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Survey - Nearly one gun for every American
UNITED NATIONS -- The United States has by far the largest number of publicly owned firearms in the world and is approaching the point where there is one gun for every American, according to the Small Arms Survey 2003 released Tuesday.
But in surprise findings, the survey found that Europeans are more heavily armed than commonly believed while there are far fewer small arms in Afghanistan and sub-Saharan Africa than previously estimated.
According to the independent survey, the crackdown on terrorism after Sept. 11, 2001, attacks on the United States "had little effect on the size of the global stockpile of 639 million known small arms."
The survey said its estimate of the global value of small arms production remains unchanged at about $7.4 billion -- with the United States and Russia accounting for more than 70 percent of production. The estimate of the legal small arms trade -- $4 billion a year -- also remains the same, with the European Union dominating the international export market.
America is now estimated to have between 238 million and 276 million firearms, compared with some 250 million legally owned guns, or 84 for every 100 people recorded in a July 2001 survey.
Nearly one gun per person
"By any measure the United States is the most armed country in the world," it said. "With roughly 83 to 96 guns per 100 people, the United States is approaching a statistical level of one gun per person."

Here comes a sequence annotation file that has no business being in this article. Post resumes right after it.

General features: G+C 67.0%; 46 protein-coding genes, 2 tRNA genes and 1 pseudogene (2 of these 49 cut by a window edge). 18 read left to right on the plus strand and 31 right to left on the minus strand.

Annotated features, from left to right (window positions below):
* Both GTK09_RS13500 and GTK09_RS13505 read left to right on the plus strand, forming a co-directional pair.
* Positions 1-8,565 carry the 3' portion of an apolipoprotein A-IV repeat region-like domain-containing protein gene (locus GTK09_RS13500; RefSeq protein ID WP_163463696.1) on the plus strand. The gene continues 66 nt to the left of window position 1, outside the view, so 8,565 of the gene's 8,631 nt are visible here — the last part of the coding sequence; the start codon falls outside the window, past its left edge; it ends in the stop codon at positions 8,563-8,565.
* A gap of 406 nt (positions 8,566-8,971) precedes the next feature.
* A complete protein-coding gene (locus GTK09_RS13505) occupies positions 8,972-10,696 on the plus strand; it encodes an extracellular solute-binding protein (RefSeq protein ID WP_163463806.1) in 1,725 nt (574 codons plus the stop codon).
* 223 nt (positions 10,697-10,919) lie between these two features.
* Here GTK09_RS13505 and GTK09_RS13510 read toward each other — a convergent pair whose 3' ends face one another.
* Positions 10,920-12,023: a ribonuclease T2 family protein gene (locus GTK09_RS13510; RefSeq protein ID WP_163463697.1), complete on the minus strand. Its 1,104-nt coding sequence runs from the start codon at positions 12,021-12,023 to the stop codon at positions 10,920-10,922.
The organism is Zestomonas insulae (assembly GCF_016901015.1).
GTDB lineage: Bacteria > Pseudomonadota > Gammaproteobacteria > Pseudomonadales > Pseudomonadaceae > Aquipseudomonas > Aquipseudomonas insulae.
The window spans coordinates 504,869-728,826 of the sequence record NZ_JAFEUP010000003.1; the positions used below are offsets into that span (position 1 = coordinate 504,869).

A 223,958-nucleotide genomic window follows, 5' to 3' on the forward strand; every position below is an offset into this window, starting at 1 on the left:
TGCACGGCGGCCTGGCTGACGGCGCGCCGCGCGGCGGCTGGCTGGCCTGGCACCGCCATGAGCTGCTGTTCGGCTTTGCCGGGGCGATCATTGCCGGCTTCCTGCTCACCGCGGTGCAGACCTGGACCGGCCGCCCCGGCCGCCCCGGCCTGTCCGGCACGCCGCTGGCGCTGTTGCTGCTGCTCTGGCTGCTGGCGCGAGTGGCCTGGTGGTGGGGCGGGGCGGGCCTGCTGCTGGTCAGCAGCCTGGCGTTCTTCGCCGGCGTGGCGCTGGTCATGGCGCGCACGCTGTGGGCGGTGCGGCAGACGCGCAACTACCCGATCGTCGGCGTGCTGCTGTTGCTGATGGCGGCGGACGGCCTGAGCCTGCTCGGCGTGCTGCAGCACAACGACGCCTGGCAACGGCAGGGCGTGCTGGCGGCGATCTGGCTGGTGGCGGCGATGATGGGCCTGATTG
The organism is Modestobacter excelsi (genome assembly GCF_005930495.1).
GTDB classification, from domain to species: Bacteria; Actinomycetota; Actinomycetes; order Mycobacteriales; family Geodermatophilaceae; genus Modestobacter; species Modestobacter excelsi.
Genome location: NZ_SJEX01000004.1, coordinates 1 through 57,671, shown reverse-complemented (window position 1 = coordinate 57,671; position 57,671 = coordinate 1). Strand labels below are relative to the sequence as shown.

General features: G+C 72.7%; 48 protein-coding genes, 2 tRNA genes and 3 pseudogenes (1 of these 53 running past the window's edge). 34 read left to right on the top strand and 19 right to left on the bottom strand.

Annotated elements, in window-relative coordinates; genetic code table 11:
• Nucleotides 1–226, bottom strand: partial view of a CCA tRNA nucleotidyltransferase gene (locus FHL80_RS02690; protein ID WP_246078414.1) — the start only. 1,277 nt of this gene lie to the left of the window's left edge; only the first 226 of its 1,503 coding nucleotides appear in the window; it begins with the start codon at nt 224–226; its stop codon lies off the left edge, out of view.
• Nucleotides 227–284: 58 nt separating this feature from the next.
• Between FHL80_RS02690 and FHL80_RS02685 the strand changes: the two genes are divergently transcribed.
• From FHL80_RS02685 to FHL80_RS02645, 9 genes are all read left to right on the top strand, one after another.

The country with the second-highest gun ownership is Yemen, with between 33 and 50 firearms per 100 people, followed by Finland with 39 per 100, the new survey said.
"Contrary to the common assumption that Europeans are virtually unarmed, the 15 countries of the European Union have an estimated 84 million firearms. Of that 67 million (80 percent) are in civilian hands," the survey said. With a total population of 375 million people, this amounts to 17.4 guns for every 100 people.
The survey of global small arms was released on the second day of a weeklong U.N. meeting reviewing progress toward implementing a U.N. program adopted two years ago to combat small arms trafficking. More than 30 researchers contributed to the project, which is coordinated at the Graduate Institute of International Studies in Geneva and financed by a dozen Western governments.
Peter Batchelor, the survey's project director, said at a news conference that there are still "disappointingly low levels of transparency" about the global arms trade, with only about 20 countries providing annual export reports. Sixty countries are known to be engaged in the legal trade.
"Based on our research, it's clear that the value and the volume of the legal international trade has appeared to decline since the 1990s. This has been led by a dramatic fall in the trade of military weapons, and also certain categories of civilian firearms," he said.
Batchelor said the illicit trade is believed to be worth about $1 billion, or 20 percent of the legal trade.
While small-scale smuggling across borders continues, "the large-scale deals that seemed to be very prominent in the last decade seem to have declined somewhat," he said.
New research is leading to an increasingly balanced, though still incomplete, picture of the distribution of small arms and light weapons, the survey said.
Although it is has been widely reported that Afghanistan has at least 10 million small arms, the survey said, "careful analysis places the total between 500,000 and 1.5 million weapons."
It also said there probably are no more than 30 million firearms among civilians, insurgents and governments of the 44 countries of sub-Saharan Africa.
"This is enough guns to perpetuate fighting in many countries and raise the danger of criminal violence in many others, but it is not enough to render the situation totally beyond hope," the survey said.